Monday, January 28, 2008

Book Review Times Two

Two today - one badly written book with an interesting theme, and one wonderfully written book on a topic I couldn't get all that excited about.

"Angels and Demons" by Dan Brown: 5.5/10

This guy can't write* and needs to work on his pacing, but he knows how to tell a story. I started this book with low expectations, and ended up enjoying it much more than the Da Vinci code. The subject matter - the conflict between science and faith - was interesting enough to compensate for the cheesy writing (the description of the sexual tension between the two main characters was truly cringeworthy). It got a bit silly towards the end, but hey, it's Dan Brown. Definitely worth a try, even if you didn't really like the Da Vinci code all that much.

*some passages were clumsy enough to merit being read out loud in a silly voice for my husband's amusement.

"Road Fever" by Tim Cahill: 5/10

The tale of a record-breaking drive from the Southern tip of Argentina to Alaska. I'm a big fan of Tim Cahill's based on his other books - collections of adventure travel articles that span everything from fighting oil fires in Kuwait, to sea turtle conservation, to sky diving and hang gliding. It was Cahill's books that first inspired me to try sea kayaking - I'd read about it in a couple of his articles, thought it sounded great, and signed up for a course a couple of months after I arrived in Vancouver. I prefer to Just Say No to sky diving and hang gliding though.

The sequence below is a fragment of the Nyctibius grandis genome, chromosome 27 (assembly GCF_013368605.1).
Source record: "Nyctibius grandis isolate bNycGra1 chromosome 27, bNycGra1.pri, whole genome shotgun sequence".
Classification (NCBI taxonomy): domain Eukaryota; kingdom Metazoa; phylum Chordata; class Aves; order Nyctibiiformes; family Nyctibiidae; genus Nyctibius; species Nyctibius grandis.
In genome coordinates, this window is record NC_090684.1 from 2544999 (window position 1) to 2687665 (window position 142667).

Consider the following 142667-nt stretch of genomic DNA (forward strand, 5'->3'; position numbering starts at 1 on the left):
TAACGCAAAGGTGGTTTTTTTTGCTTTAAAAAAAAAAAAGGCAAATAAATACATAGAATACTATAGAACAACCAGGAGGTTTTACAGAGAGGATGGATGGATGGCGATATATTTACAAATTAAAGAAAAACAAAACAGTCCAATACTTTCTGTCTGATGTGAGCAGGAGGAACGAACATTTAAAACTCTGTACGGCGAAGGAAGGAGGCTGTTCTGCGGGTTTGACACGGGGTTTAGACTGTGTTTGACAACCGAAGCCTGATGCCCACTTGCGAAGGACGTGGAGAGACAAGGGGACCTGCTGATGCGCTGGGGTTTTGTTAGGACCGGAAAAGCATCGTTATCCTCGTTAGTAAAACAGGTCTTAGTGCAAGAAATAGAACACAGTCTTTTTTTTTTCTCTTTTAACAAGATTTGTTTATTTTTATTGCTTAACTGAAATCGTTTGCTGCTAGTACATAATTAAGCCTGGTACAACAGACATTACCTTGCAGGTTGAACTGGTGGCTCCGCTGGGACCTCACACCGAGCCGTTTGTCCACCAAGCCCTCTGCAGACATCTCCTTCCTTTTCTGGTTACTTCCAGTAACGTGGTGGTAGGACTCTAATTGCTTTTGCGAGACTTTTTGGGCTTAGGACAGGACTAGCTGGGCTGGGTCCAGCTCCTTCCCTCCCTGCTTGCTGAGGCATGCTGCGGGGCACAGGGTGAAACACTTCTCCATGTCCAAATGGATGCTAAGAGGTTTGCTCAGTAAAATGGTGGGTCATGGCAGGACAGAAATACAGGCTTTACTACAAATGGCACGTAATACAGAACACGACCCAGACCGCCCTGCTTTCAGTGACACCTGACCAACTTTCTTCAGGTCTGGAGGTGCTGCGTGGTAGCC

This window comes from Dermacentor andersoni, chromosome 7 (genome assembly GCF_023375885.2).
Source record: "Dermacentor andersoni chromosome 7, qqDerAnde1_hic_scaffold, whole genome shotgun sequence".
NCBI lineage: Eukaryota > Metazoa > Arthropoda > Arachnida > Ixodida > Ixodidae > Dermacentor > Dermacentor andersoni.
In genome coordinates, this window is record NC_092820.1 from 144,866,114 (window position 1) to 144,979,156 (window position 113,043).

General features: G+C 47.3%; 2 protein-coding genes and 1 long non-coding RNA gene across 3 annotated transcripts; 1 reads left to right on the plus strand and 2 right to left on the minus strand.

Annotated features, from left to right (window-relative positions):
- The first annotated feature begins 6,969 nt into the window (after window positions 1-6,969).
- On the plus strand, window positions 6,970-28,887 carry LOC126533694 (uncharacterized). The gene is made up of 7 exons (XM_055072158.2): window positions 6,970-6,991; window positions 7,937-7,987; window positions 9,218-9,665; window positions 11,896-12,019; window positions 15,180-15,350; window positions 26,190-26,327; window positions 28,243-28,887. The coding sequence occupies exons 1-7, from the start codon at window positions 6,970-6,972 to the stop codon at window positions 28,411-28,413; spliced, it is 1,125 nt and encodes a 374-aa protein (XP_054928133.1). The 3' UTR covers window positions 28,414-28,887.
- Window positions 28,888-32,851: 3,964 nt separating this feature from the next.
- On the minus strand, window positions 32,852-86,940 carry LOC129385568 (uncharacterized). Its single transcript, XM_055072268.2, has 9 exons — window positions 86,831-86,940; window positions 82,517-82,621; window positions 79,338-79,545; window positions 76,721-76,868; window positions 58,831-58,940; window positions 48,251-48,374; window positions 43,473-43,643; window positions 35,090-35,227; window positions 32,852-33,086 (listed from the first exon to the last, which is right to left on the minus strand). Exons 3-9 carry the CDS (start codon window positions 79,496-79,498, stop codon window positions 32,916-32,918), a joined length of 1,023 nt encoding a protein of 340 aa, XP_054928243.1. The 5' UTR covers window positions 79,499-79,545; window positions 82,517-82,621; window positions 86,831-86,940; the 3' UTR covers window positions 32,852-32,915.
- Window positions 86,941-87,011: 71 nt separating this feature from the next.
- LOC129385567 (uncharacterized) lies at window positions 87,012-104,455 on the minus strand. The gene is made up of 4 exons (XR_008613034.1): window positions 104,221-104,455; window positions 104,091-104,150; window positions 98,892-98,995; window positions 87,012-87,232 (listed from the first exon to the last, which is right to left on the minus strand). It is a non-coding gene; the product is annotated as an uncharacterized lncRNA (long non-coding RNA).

So this book was a wee bit disappointing. Unlike Dan Brown, Tim Cahill can really write, and parts of this narrative were very engaging. But I just couldn't get all that excited about the driving aspect, which was obviously featured very prominently. Like Angels and Demons, it all got a bit breathless at times, and reading two books like that back to back is a bit much. I missed the variety of his other books, and the ability to dip in and out, reading one article at a time. I'd recommend skipping this one and picking up any of these other books instead.


  1. "*some passages were clumsy enough to merit being read out loud in a silly voice for my husband's amusement."

    I bet that was funny :)

  2. He seemed to enjoy it!

    We have a very similar sense of humour when it comes to pointing out other peoples' linguistic mishaps. e.g. last week we were watching a documentary about the sense of taste, and the narrator said that people who lose this sense often react with "dismay, or even worse". We both simultaneously piped up with "even worse than dismay?! Surely not".

    Just one of the many reasons why he's so awesome...


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